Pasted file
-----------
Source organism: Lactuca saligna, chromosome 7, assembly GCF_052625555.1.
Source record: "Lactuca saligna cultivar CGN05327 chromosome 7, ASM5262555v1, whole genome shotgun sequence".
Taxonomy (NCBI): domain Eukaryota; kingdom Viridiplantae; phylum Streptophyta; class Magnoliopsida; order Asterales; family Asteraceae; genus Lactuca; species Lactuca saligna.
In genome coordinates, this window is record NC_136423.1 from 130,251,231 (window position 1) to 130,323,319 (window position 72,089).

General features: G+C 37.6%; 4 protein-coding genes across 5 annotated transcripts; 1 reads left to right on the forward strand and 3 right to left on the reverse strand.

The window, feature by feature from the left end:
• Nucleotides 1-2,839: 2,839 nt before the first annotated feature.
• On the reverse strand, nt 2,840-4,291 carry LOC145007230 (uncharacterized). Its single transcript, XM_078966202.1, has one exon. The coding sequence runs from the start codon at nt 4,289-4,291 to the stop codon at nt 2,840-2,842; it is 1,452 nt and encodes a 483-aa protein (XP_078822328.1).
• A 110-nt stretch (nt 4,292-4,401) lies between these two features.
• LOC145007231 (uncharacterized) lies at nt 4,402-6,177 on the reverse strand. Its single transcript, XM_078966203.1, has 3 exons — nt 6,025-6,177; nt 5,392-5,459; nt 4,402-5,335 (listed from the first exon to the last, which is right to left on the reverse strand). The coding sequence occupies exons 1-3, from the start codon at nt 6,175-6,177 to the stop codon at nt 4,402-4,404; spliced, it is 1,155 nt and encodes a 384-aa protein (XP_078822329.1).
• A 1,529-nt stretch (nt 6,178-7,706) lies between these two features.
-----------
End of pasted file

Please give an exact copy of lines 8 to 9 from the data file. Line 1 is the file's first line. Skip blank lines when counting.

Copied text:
• On the reverse strand, nt 2,840-4,291 carry LOC145007230 (uncharacterized). Its single transcript, XM_078966202.1, has one exon. The coding sequence runs from the start codon at nt 4,289-4,291 to the stop codon at nt 2,840-2,842; it is 1,452 nt and encodes a 483-aa protein (XP_078822328.1).
• A 110-nt stretch (nt 4,292-4,401) lies between these two features.